Digital marketing for doctors: 4 insights from acquiring 1000s of patients

As I was researching ideas about digital marketing for doctors, I noticed other articles focusing on things like 77 different digital channels you could pursue.

If long lists of things you need to do don’t leave you feeling overwhelmed, I don’t know what does. It’s one of those things that make us feel like we are learning but also pushes us towards indecision with too many choices as explained in the book The Paradox of Choice.

I’d like to take a different approach and share a few insights that I’ve learned through my experience across digital marketing projects for physicians, clinics, and the like. I’ve helped acquire thousands of patients and clinical consultations via digital marketing channels.

I can’t promise that things will be exactly the same in your situation but perhaps it can spur a discussion that leads us both better off.

Digital marketing for doctors: which channels are best?

Let’s start with the sexiest topic; where should we spend our energy and cash to acquire the most patients for the least amount of money?

Of course, the annoying answer is that it depends.

It depends on how short-term and long-term our scope is — for example, are you looking to acquire more patients fast or build a dependable patient acquisition channel for the long term?

I know, I know. The answer is both.

The reality is that those are two totally different projects. Since building a dependable patient acquisition channel tends to be a bigger, and longer-term project, I’ll save that for a rainy day.

Regarding acquiring some amount of patient bookings rapidly, there are two key insights worth diving into.

Insight 1: pick tried and true channels

I often see interest in trendy digital marketing channels that are the new kid on the block (I’m looking at you, Facebook ads).

Unless we are working on a very unique patient use case, the path has already been paved for us — the well-performing digital channels for our situation have already been discovered and mastered by someone else. That is a huge benefit because it is faster to learn from someone else who has mastered it than going through trial and error from scratch on our own (not to mention more expensive in terms of time and failures).

The likelihood that we’ll stumble upon a unicorn of a channel that none of our competitors or even other clinics around the world haven’t discovered and exploited yet, is highly unlikely in an industry as old and well-established as ours. Usually, these gaps come through long-term experimentation with sales funnels and the advantage closes fast since there are no secrets in digital marketing.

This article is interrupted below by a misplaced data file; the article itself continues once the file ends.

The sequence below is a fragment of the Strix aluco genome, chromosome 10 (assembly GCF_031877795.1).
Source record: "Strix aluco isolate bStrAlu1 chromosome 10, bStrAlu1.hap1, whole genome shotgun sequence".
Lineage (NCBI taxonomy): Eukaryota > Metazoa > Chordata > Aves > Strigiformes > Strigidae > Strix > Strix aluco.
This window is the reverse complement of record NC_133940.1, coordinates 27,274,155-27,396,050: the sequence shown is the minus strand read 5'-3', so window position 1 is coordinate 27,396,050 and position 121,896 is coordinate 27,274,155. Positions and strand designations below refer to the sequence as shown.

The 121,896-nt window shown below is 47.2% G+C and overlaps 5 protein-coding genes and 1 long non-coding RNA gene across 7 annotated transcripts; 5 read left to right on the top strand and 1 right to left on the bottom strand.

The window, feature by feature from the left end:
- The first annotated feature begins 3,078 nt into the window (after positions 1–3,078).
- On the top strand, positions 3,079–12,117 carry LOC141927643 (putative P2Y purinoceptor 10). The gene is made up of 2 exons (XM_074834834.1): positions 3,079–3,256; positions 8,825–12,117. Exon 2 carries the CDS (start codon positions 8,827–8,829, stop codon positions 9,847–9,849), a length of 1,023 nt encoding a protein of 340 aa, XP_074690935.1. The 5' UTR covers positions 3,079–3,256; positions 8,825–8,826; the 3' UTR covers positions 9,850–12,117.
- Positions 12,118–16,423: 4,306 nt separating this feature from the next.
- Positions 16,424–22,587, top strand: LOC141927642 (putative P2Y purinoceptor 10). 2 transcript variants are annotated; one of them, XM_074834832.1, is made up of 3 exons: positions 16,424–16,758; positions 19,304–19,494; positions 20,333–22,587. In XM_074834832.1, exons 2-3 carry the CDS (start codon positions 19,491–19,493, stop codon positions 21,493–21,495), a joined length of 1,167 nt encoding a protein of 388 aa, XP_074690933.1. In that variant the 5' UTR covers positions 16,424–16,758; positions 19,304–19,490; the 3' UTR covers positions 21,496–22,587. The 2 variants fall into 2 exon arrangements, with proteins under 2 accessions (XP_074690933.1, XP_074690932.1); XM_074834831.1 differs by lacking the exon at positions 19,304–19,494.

In fact, most of what we do digitally is easy for the world to see if they know what they are doing. Any decent digital marketing employee on your team can reverse-engineer a competitor’s key channels and more in a matter of hours. Do that for, say, ten competitors and you’ll quickly notice a pattern as you can see in this article on clinic marketing ideas.

Digital channels have, in my experience, had less of an impact on performance in our industry compared to others such as traditional trade or even pharmacies because of the nature of the patient’s needs.

That leads nicely into the next insight I’d like to share: when we decide which channels to do marketing on, some will be much easier than others. Allow me to explain.

Insight 2: Customer temperature

I bet you already know about customer referrals (or word of mouth) as a channel. It has been among the best channels for many businesses since the dawn of time because its ingredients are among the best suited for marketing: someone who needs help and a trusted friend to suggest (and vouch for) a solution. The benefit is obvious.

Compare that with, for example, Facebook ads, where we scroll around, bored, looking for anything and nothing at the same time. There may or may not be a friend suggesting a solution. We may or may not have that problem at that very moment and since we are overloaded with information and cute cat videos, we are unlikely to remember it two months later when we do encounter the problem.

And the most important detail of it all is the trust factor we are missing from the person who is making the recommendation to us.

That’s why we can’t simply compare referrals to email, Facebook, and whatnot when we consider which channels to play with to acquire patients.

Instead, we are better off taking the temperature of our customers and leads when we decide which channels to use to acquire patients fast.

For example, we might map it out as follows:

Hot leads 

  • Existing customers (that we can upsell to)

Warm leads

  • Engaged people on our email list
  • Referrals

Cold leads

  • People who hear about us for the first time by finding us on search and social media

With a map like that of all our channels, it becomes clear that we can likely only get so many more hot leads since they have to have been through the clinic first.

At the same time, we can get a ton of cold leads but they will be more expensive and require more energy to persuade them to try our clinics. However, we could potentially send them to the email list and warm them up over time, so that when they do encounter a problem we can solve they have some level of relationship with us already.

There are challenges with that approach too (such as the naturally episodic needs of care that are hard to predict). 

To make this more complex, a channel like search might be mapped out as a cold leads channel but does offer small pockets of hot leads through highly targeted keywords like ‘pediatric clinic near me’. They won’t be as good leads as our existing customers and that’s what makes it complex. In fact, a map or diagram will often show that the warmer the leads are, the less the channel scales.